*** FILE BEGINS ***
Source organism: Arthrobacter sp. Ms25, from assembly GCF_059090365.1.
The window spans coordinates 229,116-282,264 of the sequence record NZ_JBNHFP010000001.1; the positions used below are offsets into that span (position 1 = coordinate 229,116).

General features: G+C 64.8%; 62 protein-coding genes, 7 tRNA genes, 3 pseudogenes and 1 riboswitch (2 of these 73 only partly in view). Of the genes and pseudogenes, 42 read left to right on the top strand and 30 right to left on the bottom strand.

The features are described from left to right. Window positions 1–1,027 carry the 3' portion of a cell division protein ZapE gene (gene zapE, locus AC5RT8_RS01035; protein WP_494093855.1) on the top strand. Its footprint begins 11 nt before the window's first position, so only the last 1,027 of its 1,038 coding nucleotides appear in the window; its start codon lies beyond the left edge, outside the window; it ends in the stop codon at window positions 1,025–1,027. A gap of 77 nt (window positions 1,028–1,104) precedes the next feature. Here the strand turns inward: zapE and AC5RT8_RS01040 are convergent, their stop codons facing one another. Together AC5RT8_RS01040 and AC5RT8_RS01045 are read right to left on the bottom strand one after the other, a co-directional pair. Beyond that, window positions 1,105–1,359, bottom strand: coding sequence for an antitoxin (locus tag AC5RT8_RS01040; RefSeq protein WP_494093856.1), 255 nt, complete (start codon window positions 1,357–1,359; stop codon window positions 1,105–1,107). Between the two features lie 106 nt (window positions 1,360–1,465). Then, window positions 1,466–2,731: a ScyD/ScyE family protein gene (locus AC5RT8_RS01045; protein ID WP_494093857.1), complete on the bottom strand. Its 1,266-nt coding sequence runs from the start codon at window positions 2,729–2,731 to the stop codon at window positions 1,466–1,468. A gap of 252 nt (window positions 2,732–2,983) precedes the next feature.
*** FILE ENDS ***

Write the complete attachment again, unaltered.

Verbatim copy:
Source organism: Arthrobacter sp. Ms25, from assembly GCF_059090365.1.
The window spans coordinates 229,116-282,264 of the sequence record NZ_JBNHFP010000001.1; the positions used below are offsets into that span (position 1 = coordinate 229,116).

General features: G+C 64.8%; 62 protein-coding genes, 7 tRNA genes, 3 pseudogenes and 1 riboswitch (2 of these 73 only partly in view). Of the genes and pseudogenes, 42 read left to right on the top strand and 30 right to left on the bottom strand.

The features are described from left to right. Window positions 1–1,027 carry the 3' portion of a cell division protein ZapE gene (gene zapE, locus AC5RT8_RS01035; protein WP_494093855.1) on the top strand. Its footprint begins 11 nt before the window's first position, so only the last 1,027 of its 1,038 coding nucleotides appear in the window; its start codon lies beyond the left edge, outside the window; it ends in the stop codon at window positions 1,025–1,027. A gap of 77 nt (window positions 1,028–1,104) precedes the next feature. Here the strand turns inward: zapE and AC5RT8_RS01040 are convergent, their stop codons facing one another. Together AC5RT8_RS01040 and AC5RT8_RS01045 are read right to left on the bottom strand one after the other, a co-directional pair. Beyond that, window positions 1,105–1,359, bottom strand: coding sequence for an antitoxin (locus tag AC5RT8_RS01040; RefSeq protein WP_494093856.1), 255 nt, complete (start codon window positions 1,357–1,359; stop codon window positions 1,105–1,107). Between the two features lie 106 nt (window positions 1,360–1,465). Then, window positions 1,466–2,731: a ScyD/ScyE family protein gene (locus AC5RT8_RS01045; protein ID WP_494093857.1), complete on the bottom strand. Its 1,266-nt coding sequence runs from the start codon at window positions 2,729–2,731 to the stop codon at window positions 1,466–1,468. A gap of 252 nt (window positions 2,732–2,983) precedes the next feature.